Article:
To their names may be added, Erastus, chamberlain of Corinth; Aristarchus, the Macedonian, and Trophimus, an Ephesians, converted by St. Paul, and fellow-laborer with him, Joseph, commonly called Barsabas, and Ananias, bishop of Damascus; each of the Seventy.
                        A man is in a great place when he has no one to turn to but God.

                        ~ Smith Wigglesworth

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                        • #13
                          Foxes Book Of Martyrs

                          The Second Persecution, Under Domitian, A.D. 81

                          The emperor Domitian, who was naturally inclined to cruelty, first slew his brother, and then raised the second persecution against the Christians. In his rage he put to death some of the Roman senators, some through malice; and others to confiscate their estates. He then commanded all the lineage of David be put to death.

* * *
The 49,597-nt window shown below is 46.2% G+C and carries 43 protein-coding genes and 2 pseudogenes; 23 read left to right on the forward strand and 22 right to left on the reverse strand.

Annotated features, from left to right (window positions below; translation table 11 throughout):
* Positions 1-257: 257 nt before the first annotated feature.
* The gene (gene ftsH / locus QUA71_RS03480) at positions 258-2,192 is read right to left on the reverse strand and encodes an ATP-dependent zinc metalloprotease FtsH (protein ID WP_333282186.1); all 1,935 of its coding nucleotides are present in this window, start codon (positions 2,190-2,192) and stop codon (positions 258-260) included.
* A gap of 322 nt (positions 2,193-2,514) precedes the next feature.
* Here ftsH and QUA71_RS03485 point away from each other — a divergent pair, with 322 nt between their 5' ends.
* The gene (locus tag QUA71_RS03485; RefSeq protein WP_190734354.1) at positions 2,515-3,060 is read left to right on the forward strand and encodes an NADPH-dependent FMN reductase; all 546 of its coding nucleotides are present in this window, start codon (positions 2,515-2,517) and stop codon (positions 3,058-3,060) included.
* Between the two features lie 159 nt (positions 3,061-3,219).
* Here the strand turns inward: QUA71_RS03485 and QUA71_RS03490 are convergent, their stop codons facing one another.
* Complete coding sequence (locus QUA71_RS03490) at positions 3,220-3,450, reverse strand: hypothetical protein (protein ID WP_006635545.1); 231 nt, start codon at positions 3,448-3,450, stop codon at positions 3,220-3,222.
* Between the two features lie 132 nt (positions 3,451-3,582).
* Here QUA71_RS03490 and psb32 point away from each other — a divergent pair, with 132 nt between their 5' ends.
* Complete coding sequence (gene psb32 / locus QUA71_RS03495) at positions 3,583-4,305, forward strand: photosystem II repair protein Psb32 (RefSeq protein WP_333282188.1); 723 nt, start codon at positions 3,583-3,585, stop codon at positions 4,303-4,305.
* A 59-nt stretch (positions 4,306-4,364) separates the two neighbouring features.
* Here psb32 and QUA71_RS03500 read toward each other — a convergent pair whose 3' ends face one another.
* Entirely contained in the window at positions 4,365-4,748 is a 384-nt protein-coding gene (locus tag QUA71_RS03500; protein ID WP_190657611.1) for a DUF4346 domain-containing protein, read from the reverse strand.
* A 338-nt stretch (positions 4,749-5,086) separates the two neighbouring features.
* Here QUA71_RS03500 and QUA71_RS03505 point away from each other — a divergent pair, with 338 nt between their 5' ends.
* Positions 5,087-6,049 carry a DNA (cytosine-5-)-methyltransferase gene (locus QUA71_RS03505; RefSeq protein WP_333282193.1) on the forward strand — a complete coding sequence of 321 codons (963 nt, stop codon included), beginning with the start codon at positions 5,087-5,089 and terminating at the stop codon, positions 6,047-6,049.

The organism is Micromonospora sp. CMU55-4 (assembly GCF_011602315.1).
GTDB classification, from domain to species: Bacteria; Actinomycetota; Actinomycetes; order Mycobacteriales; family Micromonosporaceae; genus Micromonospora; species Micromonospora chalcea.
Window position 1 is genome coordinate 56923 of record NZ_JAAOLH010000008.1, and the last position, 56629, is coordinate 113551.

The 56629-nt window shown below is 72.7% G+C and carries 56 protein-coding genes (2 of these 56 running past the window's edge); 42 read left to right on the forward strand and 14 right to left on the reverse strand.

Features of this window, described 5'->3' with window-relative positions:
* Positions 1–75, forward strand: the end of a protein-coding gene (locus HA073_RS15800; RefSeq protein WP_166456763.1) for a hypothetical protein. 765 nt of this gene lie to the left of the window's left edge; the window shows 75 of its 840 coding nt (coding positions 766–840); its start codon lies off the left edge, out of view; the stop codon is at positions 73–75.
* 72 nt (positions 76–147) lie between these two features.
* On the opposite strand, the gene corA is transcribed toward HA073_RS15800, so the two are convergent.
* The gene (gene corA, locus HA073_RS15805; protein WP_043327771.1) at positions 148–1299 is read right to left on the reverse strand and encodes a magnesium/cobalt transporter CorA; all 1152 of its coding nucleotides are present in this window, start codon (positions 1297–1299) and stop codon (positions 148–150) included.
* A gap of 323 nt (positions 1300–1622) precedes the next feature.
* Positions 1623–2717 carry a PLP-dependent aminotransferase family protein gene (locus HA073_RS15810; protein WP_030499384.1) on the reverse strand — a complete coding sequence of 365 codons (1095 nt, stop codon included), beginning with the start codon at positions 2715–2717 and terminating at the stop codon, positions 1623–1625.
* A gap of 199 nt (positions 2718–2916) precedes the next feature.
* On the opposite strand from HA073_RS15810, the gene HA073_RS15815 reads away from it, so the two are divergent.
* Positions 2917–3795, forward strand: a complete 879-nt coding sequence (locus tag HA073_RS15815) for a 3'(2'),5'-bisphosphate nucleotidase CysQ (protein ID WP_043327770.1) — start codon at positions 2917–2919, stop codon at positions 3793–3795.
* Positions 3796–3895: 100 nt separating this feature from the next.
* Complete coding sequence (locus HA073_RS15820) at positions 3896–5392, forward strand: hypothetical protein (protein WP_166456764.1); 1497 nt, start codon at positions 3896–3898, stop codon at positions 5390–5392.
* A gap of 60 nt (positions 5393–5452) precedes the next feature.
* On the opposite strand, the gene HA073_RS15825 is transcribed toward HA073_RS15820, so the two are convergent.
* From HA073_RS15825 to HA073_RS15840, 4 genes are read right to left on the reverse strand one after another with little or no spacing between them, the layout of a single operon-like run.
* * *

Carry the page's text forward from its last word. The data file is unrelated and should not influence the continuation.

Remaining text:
Among the numerous martyrs that suffered during this persecution was Simeon, bishop of Jerusalem, who was crucified; and St. John, who was boiled in oil, and afterward banished to Patmos. Flavia, the daughter of a Roman senator, was likewise banished to Pontus; and a law was made, "That no Christian, once brought before the tribunal, should be exempted from punishment without renouncing his religion."

                          A variety of fabricated tales were, during this reign, composed in order to injure the Christians. Such was the infatuation of the pagans, that, if famine, pestilence, or earthquakes afflicted any of the Roman provinces, it was laid upon the Christians. These persecutions among the Christians increased the number of informers and many, for the sake of gain, swore away the lives of the innocent.

                          Another hardship was, that, when any Christians were brought before the magistrates, a test oath was proposed, when, if they refused to take it, death was pronounced against them; and if they confessed themselves Christians, the sentence was the same.

                          The following were the most remarkable among the numerous martyrs who suffered during this persecution.